This post came about as convergence of a number of conversations offline and online. A build-up of the horror of images and news reports nationally here in Australia and afar. One friend posted this article, another spoke of her fears of another World War. My mother put it more chillingly, more likely a gradual descent into primitive anarchy.

And a number of my friends are asking “But what can we do?”

It is feeling hopeless. And I would posit that is because for too long hope has been the main strategy. And when hope is your only strategy, results can be slow to see. A sole reliance on hope leads to a kind of social atrophy — a sense that there is so much to be done, that the individual is rooted in place in the face of the enormity of it all. And here we are.

I’m pleased people are starting to ask what can we do, because DOING is what is required, I don’t think things are hopeless. Not if there is action.

So putting the change manager’s hat on, let’s use some common tools of trade to see if we can come up with some real and tangible actions we can all do. I say “we” as this post has been co-written with friends and community of change makers, change managers and communication practitioners. If you have additional ideas leave them in the comments – and I’ll edit them in post publishing.

A word of boundaries – this post is about what you can *do* to make a difference to the current state of affairs. Things that are offered outside of that boundary may not be included or deleted if offensive.


Problem definition.

It’s hard to make changes if you are not clear on what the problem is. And this is by far the most challenging aspect of people’s fear and concern right now. There are multiple problems. But I think we can abstract the various acts of terror (police murdering black men in cars, the torture of children in the NT, the torture of asylum seekers in detention, denying LGBTI community equal rights, violence against women, mass shootings galore in the US, the rise of racist and extreme bigotry in elected officials, the imminent election of an authoritarian despot to a super power, the ISIL attacks in France, Brussels, Libya, Syria, Egypt the list goes on). They can all be considered acts of terror.

I would argue that these acts of terror are enabled by fragmentation of society. The more we marginalise people (shun them, make them feel less than others, deny opportunities that others have) the more we push them into a desperate state and they become prey for extremist co-option.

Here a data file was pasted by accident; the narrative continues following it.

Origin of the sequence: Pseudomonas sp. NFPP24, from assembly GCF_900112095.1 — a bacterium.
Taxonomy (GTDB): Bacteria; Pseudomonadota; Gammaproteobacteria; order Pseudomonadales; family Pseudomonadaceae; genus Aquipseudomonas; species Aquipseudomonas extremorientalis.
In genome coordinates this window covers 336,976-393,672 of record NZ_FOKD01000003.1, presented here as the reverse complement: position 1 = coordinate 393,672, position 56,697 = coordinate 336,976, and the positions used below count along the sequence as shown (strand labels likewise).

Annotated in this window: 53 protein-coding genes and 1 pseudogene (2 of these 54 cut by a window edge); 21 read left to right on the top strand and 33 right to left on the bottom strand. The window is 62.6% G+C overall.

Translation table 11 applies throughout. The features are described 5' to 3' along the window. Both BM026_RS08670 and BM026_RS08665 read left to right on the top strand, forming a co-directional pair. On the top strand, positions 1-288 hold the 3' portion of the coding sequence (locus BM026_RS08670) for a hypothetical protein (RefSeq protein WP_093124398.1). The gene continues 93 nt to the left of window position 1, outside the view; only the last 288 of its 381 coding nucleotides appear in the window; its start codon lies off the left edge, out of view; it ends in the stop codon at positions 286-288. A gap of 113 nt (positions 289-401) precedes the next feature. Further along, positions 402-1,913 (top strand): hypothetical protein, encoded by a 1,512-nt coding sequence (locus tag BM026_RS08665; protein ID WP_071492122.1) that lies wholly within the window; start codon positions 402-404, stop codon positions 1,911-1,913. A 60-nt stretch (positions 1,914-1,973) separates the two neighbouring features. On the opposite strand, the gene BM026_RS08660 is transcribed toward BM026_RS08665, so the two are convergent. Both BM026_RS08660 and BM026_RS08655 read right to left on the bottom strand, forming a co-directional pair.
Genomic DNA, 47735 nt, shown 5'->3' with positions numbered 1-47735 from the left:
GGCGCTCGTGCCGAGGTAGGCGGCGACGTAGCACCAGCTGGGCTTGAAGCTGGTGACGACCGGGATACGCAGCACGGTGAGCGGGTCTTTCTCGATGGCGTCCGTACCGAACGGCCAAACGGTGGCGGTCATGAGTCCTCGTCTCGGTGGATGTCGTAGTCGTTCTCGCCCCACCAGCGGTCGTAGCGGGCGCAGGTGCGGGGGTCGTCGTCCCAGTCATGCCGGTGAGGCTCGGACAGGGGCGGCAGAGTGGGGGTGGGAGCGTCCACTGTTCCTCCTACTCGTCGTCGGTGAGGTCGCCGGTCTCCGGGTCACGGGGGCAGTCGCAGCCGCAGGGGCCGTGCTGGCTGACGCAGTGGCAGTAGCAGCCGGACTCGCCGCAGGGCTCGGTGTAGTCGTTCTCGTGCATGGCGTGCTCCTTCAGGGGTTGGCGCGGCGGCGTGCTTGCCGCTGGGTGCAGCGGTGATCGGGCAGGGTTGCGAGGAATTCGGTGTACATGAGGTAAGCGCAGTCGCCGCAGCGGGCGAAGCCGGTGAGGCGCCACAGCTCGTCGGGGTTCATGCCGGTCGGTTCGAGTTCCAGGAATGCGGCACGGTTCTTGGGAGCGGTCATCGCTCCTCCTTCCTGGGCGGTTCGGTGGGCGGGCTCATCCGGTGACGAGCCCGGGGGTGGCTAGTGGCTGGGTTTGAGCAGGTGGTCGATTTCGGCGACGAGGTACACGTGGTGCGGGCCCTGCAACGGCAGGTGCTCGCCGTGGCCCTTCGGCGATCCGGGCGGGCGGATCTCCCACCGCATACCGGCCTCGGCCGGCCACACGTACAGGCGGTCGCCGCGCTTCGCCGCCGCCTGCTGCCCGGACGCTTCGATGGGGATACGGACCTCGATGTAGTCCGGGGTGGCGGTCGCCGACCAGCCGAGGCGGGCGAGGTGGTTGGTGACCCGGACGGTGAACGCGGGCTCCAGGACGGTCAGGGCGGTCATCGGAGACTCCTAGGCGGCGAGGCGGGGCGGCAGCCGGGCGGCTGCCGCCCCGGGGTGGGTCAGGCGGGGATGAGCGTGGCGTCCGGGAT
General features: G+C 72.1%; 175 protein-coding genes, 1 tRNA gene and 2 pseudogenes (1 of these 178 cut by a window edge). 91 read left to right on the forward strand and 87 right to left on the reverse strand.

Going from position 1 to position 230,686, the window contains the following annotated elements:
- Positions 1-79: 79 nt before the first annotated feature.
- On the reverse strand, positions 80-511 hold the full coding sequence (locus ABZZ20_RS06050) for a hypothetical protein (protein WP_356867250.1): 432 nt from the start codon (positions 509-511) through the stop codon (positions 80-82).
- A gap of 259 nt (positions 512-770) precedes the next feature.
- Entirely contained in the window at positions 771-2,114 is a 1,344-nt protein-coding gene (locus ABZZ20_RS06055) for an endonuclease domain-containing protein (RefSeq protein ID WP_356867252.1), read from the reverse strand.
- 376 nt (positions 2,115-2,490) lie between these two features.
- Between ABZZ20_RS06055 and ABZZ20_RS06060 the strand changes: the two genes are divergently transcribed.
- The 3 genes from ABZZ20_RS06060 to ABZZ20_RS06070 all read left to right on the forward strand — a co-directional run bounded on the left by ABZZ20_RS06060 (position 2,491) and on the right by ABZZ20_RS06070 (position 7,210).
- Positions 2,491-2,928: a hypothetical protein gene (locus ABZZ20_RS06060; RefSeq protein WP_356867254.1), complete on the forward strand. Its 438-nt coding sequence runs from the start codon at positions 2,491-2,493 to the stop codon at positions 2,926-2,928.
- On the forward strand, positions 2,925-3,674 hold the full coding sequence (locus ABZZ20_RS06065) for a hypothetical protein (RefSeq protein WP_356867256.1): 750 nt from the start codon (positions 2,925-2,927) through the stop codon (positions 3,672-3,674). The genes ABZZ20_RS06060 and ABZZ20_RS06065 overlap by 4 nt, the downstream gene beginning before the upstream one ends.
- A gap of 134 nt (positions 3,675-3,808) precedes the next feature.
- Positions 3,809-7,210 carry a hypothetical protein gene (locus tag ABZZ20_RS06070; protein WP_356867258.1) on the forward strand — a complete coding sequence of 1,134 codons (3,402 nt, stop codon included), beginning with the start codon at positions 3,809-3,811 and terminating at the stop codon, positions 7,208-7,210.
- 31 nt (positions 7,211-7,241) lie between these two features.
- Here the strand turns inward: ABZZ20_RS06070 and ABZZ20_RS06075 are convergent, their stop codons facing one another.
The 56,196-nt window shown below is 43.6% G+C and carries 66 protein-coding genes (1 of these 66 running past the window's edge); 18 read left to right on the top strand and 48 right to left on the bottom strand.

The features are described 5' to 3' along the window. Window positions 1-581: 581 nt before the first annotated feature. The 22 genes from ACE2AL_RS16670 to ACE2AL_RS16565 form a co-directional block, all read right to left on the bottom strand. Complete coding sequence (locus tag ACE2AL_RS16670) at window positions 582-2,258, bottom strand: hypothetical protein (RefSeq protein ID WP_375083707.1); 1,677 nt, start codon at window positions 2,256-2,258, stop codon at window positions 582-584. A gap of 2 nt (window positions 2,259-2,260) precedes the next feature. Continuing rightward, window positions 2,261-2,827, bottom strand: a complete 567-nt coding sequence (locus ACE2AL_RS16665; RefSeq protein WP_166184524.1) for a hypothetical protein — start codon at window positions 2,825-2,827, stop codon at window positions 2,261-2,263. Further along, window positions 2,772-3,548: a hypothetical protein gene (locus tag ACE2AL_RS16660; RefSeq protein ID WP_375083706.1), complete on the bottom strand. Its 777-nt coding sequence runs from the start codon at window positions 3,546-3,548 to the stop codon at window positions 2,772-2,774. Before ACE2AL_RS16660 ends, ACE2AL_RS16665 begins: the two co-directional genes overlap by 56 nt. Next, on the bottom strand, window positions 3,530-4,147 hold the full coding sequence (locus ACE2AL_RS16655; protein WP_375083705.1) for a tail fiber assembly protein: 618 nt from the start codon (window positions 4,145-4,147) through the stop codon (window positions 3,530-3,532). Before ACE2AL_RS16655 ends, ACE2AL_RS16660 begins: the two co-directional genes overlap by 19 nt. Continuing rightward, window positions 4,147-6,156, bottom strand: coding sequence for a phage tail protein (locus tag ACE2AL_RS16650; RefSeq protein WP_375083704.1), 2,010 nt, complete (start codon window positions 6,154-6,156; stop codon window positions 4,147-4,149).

You may see the problem definition as different – and that’s totally fine, that’s your blog post to write. This is the frame of reference for this one. Feel free to use the same template.

Consequence of problem – the neuroscience perspective.

People are scared. Fact. Not an over-reaction. What happens when people are scared? Their amygdala goes into hyperdrive (more popularly known as an amygdala hijack, a term coined by Daniel Goleman ). This is the part of the brain responsible for processing emotions. And in very clumsy terms it is believed what happens when the amgydala is fully aroused is it cuts the neural pathways to logic and reasoning. It is difficult to think rationally in response.

When you can’t process things rationally, the brain resorts to old primal pathways of threat recognition – will this person eat me or are they one of my tribes?  And we make instant assessments of people in this way based on occupation, skin colour, race, postcode, dress code. This primal pathway privileges marginalisation.

Remember the pause button? Between stimulus and response there is always a gap to pause. Sometimes that gap is so small that we barely notice it. If we ignore it completely then we form a habit of always responding that way. The brain loves habits. Tick – one more thing I don’t need to process! So what does this mean? It means that every time a situation/image that makes you fearful is presented to you you make that stimulus- response connection and it gets faster and faster. Quick to anger? Quick to fear? Quick to have any emotional response? Ask yourself why.

It’s in that pause we can change.

It’s not easy. It requires a lot of concentration and brain processing but if you want to make a difference maybe start here? Let me give you an example. You want your lawn to grow. You also want to catch your bus and you are running late. This often happens. It’s much faster to walk across the lawn than stay on the footpath. You now have a line across your lawn where you always walk. But when you are late for work and you need to rush to get the bus it’s not the executive part of your brain that you are using. The more you take the short cut the easier it is, the way is smooth, and well worn.